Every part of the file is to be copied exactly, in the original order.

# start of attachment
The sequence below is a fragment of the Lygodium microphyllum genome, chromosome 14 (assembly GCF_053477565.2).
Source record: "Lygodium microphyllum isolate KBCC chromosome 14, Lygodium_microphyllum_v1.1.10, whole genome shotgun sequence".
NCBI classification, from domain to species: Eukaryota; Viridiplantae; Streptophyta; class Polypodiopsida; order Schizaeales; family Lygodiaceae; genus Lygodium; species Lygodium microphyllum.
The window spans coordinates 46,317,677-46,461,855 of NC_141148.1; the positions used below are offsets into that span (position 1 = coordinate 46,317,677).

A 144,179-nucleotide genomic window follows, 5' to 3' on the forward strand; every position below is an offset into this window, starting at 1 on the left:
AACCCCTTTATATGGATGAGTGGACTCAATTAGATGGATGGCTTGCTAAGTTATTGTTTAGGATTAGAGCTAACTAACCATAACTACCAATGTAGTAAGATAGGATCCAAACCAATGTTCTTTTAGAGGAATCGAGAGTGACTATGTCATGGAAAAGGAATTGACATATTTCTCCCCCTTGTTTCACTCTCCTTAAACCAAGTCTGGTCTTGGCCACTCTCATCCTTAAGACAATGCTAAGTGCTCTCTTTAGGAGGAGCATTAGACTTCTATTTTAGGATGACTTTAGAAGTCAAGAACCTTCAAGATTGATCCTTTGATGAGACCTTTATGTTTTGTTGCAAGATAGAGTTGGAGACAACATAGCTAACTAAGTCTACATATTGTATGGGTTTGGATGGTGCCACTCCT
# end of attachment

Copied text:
The sequence below is a fragment of the Lygodium microphyllum genome, chromosome 14 (assembly GCF_053477565.2).
Source record: "Lygodium microphyllum isolate KBCC chromosome 14, Lygodium_microphyllum_v1.1.10, whole genome shotgun sequence".
NCBI classification, from domain to species: Eukaryota; Viridiplantae; Streptophyta; class Polypodiopsida; order Schizaeales; family Lygodiaceae; genus Lygodium; species Lygodium microphyllum.
The window spans coordinates 46,317,677-46,461,855 of NC_141148.1; the positions used below are offsets into that span (position 1 = coordinate 46,317,677).

A 144,179-nucleotide genomic window follows, 5' to 3' on the forward strand; every position below is an offset into this window, starting at 1 on the left:
AACCCCTTTATATGGATGAGTGGACTCAATTAGATGGATGGCTTGCTAAGTTATTGTTTAGGATTAGAGCTAACTAACCATAACTACCAATGTAGTAAGATAGGATCCAAACCAATGTTCTTTTAGAGGAATCGAGAGTGACTATGTCATGGAAAAGGAATTGACATATTTCTCCCCCTTGTTTCACTCTCCTTAAACCAAGTCTGGTCTTGGCCACTCTCATCCTTAAGACAATGCTAAGTGCTCTCTTTAGGAGGAGCATTAGACTTCTATTTTAGGATGACTTTAGAAGTCAAGAACCTTCAAGATTGATCCTTTGATGAGACCTTTATGTTTTGTTGCAAGATAGAGTTGGAGACAACATAGCTAACTAAGTCTACATATTGTATGGGTTTGGATGGTGCCACTCCT